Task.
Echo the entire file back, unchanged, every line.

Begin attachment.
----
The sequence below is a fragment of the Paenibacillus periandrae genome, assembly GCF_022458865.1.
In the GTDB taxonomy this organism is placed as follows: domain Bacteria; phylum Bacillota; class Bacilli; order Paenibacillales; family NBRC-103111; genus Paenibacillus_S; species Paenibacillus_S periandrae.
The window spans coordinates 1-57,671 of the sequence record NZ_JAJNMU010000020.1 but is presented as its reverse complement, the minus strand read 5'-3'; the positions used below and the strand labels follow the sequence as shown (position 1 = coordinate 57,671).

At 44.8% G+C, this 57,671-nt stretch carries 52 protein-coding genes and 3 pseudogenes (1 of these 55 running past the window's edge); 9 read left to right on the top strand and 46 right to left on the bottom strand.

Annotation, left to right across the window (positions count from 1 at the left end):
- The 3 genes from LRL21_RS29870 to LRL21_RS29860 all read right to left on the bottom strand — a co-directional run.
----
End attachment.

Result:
The sequence below is a fragment of the Paenibacillus periandrae genome, assembly GCF_022458865.1.
In the GTDB taxonomy this organism is placed as follows: domain Bacteria; phylum Bacillota; class Bacilli; order Paenibacillales; family NBRC-103111; genus Paenibacillus_S; species Paenibacillus_S periandrae.
The window spans coordinates 1-57,671 of the sequence record NZ_JAJNMU010000020.1 but is presented as its reverse complement, the minus strand read 5'-3'; the positions used below and the strand labels follow the sequence as shown (position 1 = coordinate 57,671).

At 44.8% G+C, this 57,671-nt stretch carries 52 protein-coding genes and 3 pseudogenes (1 of these 55 running past the window's edge); 9 read left to right on the top strand and 46 right to left on the bottom strand.

Annotation, left to right across the window (positions count from 1 at the left end):
- The 3 genes from LRL21_RS29870 to LRL21_RS29860 all read right to left on the bottom strand — a co-directional run.